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In July 2012, I visited the Nikon Gallery space in Tokyo to view an exhibition of photographs by Ahn Sehong. The exhibition featured portraits of former Korean “comfort women” left behind in China by the defeated Japanese army in 1945, whose lives Ahn had begun documenting in the late 1990s. Under pressure from Japanese rightists, Nikon initially shut down the exhibition it had agreed to sponsor, but a successful court challenge by Ahn compelled Nikon to permit it to continue.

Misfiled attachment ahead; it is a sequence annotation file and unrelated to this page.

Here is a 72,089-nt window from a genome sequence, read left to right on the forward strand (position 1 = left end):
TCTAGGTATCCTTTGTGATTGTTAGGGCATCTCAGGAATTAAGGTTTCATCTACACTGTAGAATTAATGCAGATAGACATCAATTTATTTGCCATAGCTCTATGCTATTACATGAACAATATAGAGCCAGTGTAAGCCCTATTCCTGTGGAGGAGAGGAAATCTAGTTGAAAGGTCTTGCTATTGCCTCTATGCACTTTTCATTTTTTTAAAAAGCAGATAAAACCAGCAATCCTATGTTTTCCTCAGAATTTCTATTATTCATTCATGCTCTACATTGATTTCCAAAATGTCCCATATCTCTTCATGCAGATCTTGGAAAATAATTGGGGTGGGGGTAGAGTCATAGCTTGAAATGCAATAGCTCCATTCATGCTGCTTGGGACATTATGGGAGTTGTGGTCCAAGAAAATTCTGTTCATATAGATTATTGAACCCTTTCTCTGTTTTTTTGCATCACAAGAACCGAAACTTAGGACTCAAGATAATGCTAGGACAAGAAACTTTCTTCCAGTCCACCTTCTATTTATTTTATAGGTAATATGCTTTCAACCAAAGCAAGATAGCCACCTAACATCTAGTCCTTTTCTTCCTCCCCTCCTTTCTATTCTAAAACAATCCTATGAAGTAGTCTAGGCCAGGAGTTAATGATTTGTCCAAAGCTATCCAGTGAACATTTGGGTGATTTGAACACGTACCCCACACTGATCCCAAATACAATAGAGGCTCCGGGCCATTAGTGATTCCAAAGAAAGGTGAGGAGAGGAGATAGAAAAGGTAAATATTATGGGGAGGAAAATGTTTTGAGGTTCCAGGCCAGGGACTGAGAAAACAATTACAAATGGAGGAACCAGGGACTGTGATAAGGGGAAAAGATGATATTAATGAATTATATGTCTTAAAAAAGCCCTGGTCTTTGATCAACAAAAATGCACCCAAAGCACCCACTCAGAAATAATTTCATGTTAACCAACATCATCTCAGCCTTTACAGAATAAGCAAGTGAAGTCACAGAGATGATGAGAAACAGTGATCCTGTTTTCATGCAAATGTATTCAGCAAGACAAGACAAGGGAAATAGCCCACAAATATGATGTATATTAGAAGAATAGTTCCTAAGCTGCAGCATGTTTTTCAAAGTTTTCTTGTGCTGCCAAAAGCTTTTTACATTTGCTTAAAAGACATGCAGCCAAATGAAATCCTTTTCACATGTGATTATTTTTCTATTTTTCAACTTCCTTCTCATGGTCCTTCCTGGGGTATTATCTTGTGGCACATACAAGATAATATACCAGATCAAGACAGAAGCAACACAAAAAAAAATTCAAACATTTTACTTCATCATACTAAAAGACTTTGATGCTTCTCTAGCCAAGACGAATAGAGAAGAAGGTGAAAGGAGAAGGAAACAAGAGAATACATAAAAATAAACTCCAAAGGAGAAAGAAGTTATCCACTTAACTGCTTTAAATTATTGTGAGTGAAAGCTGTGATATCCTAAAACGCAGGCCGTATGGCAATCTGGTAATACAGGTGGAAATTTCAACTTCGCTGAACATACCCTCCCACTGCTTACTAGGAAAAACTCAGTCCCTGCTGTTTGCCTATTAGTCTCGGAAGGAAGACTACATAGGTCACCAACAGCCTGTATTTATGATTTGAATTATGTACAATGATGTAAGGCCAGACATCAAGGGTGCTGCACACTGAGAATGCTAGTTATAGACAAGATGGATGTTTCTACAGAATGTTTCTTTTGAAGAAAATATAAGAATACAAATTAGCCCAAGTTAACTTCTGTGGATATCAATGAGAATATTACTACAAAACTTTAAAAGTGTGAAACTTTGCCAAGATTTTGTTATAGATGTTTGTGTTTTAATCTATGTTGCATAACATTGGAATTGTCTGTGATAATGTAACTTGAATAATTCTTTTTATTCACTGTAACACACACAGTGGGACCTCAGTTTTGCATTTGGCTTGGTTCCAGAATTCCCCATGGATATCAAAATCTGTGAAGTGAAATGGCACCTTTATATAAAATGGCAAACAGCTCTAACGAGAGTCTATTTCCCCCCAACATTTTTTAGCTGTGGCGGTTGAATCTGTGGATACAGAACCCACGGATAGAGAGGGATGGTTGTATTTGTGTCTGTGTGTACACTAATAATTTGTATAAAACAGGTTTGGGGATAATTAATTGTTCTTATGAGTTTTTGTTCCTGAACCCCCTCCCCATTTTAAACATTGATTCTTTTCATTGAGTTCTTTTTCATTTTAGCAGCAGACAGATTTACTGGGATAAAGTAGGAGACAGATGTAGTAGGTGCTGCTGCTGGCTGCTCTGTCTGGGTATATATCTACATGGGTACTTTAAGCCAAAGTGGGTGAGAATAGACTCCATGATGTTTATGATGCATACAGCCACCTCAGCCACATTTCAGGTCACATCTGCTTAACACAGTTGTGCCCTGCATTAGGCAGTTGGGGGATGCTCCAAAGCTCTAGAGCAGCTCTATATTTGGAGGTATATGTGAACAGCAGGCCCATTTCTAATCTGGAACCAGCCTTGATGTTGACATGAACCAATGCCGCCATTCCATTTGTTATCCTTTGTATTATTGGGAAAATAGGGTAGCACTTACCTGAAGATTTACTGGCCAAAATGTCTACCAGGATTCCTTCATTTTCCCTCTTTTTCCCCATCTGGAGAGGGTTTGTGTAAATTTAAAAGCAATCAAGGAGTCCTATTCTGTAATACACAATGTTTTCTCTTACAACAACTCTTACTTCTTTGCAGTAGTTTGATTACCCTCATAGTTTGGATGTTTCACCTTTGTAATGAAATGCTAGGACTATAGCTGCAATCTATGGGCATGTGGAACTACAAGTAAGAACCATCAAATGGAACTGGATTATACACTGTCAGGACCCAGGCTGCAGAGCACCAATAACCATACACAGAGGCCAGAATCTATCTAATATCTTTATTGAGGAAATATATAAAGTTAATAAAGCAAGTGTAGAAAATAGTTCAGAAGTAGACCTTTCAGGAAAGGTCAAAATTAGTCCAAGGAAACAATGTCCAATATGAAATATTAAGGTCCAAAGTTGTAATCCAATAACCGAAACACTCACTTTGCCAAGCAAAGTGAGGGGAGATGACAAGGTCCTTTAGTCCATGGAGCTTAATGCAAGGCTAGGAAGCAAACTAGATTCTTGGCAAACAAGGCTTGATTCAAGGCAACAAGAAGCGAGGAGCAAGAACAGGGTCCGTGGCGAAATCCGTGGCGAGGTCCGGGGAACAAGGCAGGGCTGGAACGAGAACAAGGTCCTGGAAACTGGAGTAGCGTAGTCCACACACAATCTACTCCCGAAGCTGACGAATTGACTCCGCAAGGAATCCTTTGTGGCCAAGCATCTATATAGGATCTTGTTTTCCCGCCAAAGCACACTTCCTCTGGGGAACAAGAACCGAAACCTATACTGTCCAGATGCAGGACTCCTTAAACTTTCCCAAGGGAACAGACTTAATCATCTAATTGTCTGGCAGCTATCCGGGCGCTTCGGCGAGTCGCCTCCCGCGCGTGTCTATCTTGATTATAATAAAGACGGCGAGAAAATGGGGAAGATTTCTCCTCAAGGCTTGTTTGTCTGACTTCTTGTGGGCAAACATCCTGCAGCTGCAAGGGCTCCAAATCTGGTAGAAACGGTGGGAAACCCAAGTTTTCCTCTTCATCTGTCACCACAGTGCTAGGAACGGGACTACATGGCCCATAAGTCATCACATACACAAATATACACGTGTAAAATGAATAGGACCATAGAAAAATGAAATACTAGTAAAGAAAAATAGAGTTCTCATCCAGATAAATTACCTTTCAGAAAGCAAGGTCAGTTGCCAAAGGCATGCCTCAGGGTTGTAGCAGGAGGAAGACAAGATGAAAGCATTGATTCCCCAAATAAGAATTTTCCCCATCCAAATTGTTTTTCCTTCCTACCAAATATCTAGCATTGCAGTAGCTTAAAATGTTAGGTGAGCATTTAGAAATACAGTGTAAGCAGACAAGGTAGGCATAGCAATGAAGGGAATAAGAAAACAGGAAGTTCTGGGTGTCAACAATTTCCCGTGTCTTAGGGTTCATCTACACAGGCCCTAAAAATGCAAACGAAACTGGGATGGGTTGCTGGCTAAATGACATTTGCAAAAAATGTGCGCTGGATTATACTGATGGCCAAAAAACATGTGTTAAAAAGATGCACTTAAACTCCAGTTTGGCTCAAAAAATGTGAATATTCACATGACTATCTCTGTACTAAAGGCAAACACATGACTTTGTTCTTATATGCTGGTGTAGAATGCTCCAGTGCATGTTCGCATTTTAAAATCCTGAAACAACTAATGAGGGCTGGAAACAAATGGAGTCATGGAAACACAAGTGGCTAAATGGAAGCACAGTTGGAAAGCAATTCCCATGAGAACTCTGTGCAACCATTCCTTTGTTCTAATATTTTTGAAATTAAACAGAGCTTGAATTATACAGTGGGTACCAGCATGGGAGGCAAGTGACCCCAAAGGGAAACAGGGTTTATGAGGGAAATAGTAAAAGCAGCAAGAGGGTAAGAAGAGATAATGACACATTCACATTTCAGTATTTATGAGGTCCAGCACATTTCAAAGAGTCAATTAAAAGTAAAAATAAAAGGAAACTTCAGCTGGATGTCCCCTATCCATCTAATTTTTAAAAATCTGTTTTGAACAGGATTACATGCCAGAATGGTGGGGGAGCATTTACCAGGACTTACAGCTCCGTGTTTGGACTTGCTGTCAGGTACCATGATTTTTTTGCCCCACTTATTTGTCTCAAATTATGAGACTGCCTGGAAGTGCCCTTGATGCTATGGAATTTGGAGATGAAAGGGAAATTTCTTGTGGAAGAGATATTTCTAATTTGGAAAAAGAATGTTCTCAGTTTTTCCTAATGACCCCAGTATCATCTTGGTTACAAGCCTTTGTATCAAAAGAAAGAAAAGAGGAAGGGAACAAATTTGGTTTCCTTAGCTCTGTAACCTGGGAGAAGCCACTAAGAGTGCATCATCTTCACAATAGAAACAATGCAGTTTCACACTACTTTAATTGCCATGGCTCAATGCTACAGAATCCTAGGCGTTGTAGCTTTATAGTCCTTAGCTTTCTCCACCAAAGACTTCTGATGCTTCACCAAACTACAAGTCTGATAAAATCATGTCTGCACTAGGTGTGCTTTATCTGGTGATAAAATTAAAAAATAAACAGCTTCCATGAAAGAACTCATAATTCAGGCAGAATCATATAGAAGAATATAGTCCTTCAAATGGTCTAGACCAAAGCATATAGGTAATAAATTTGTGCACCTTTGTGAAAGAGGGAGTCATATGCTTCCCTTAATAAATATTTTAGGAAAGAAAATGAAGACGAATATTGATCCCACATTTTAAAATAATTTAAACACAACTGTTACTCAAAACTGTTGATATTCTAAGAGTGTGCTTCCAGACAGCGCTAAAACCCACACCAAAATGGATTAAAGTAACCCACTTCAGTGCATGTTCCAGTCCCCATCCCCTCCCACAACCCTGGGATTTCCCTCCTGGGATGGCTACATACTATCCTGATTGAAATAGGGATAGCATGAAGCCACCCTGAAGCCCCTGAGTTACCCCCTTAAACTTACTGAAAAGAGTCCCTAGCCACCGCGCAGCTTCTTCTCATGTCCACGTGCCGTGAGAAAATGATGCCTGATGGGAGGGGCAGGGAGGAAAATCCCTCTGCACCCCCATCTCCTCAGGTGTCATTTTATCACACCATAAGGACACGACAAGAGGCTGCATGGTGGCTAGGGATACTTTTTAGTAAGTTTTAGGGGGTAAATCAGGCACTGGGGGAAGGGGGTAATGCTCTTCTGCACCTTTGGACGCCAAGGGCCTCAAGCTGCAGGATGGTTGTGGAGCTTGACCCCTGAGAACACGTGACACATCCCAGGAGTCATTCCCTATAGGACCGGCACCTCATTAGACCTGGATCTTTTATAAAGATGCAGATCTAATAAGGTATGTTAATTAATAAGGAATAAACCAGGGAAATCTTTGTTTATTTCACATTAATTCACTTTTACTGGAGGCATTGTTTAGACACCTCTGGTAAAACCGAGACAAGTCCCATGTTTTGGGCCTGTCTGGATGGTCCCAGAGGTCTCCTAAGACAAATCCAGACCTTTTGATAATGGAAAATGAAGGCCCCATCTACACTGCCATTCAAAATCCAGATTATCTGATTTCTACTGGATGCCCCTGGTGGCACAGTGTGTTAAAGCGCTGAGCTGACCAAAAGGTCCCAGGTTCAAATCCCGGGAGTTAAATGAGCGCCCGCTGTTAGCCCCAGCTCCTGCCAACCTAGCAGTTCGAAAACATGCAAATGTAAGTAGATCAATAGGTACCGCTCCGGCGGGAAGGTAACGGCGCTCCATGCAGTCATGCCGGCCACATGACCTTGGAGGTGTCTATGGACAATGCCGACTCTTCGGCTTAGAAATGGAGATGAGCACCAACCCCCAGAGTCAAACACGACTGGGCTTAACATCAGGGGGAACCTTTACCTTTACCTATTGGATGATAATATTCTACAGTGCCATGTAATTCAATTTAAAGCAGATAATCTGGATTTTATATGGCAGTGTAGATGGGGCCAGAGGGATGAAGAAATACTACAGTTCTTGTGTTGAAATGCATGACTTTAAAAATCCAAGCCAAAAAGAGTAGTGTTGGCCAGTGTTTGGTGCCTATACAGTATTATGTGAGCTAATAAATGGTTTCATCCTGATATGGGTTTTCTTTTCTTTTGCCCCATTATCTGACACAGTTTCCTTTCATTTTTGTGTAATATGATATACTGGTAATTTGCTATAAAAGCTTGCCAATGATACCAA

The photographs depicted elderly women living in impoverished conditions in often remote, rural locations. Many had no means of returning home after the war; others, knowing the ostracism they would suffer if they did return home, chose to remain. They had assimilated to their new locales, even forgetting their native language. However, in some photographs there were moving expressions of longing for a still cherished homeland: a woman posing in a well-kept hanbok, another displaying her wartime identification documents, a third reaching out to touch a map of Korea on a wall.

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